A year before election, Obama made this the center of his campaign pledge: “I am running to tell the lobbyists in Washington that their days of setting the agenda are over. They have not funded my campaign. They won’t work in my White House.” Read any newspaper, however, and you’ll see lobbying in Washington continues unabashedly. Obama insiders receive government grants and special favors, walking in and out of the White House with well-documented and alarming frequency. The President has granted many official exceptions to his White House lobbyist “ban,” while circumventing his own rules by redefining the ban as only for “Federal” lobbyists or those not registered as lobbyists by the Senate. He employs at least a hundred lobbyists in his administration and even hired lobbyists as senior advisers to his campaign. Even before campaign season kicked off, paid lobbyists for “Washington consulting shops or private companies” had raised over $5 million for Obama’s campaign. I won’t say whether lobbying is necessarily good or bad, but fact-checkers acknowledge that his pledge on that front is broken.

In addition to direct lobbying, rampant cronyism persists unaffected. As the biggest winners in Washington, powerful unions win huge cuts from taxpayer bailouts. They receive open support from the Obama administration to intimidate America’s struggling businesses during plant relocations and other desperate attempts to remain competitive. Corporations and contractors with political connections receive generous Department of Energy aid and IRS subsidies — the obviousness of which is obscured by Obama’s façade of “anti-corporate” rhetoric. It’s well-acknowledged that Obama’s handouts to “green” energy were politically connected. His failed experiments at Ener1, Solyndra, Abound Solar and Beacon Power vaporized millions in taxpayer dollars, except for the millions donated right back into his campaign.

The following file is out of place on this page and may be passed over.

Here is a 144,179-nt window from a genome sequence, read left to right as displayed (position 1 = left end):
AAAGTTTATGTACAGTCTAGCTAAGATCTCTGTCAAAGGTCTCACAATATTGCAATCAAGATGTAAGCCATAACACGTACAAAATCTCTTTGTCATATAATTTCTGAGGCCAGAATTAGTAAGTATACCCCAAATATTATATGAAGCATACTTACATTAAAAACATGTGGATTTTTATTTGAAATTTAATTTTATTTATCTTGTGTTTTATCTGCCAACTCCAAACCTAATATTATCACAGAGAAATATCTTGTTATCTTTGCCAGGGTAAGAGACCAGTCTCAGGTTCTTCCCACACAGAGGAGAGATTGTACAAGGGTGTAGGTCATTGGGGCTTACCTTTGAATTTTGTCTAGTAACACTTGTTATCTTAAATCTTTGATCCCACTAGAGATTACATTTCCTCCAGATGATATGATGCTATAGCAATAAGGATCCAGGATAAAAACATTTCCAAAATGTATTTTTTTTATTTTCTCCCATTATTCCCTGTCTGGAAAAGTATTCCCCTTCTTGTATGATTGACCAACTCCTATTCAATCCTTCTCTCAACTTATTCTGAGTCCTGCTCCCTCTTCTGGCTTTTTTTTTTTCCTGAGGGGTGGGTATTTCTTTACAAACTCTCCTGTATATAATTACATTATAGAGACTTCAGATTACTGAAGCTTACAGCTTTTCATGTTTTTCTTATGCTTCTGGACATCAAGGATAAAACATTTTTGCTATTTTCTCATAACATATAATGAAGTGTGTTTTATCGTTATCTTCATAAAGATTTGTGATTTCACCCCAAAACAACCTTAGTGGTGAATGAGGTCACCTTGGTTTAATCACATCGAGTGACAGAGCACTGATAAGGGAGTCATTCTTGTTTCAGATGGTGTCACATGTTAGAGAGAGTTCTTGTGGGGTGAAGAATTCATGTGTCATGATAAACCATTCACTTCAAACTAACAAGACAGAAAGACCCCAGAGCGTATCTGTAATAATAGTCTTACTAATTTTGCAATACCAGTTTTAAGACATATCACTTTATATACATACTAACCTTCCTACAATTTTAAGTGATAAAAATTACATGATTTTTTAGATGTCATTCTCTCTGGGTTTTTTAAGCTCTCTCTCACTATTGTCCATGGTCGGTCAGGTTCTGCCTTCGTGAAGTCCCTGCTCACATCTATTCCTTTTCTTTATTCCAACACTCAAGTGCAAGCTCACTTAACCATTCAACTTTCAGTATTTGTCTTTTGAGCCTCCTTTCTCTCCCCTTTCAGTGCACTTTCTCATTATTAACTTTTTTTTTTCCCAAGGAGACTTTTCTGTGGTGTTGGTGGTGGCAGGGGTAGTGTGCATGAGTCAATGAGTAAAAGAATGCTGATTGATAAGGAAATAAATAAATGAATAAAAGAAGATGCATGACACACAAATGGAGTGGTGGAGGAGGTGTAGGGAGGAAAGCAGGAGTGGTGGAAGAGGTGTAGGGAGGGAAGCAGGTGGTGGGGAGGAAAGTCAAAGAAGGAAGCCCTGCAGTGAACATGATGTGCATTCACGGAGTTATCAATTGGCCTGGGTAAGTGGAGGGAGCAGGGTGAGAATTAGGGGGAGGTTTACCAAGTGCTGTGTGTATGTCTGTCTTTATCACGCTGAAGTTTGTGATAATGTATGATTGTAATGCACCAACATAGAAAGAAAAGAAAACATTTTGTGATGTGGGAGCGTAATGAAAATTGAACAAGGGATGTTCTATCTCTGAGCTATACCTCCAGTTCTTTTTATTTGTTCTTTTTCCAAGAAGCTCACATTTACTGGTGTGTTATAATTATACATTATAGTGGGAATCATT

Even the not-yet-bankrupt companies still owe their success to having CEOs close to the President. Independence Wind received $120 million from the administration; the company’s owner was Maine’s top Democrat. Brightsource, a solar energy company, lobbied the administration heavily for its $1.6 billion government loan using Joe Biden’s former Chief of Staff. The worst part though is that there’s so much more cronyism behind the lobbying. Not only did Obama appoint Brightsource’s chairman as Commerce Secretary, but the CEO is a fundraiser, donor and friend of the President, and the company’s major stakeholder worked for the Obama administration on energy policy. In keeping with Washington custom, a friend in need means cash received.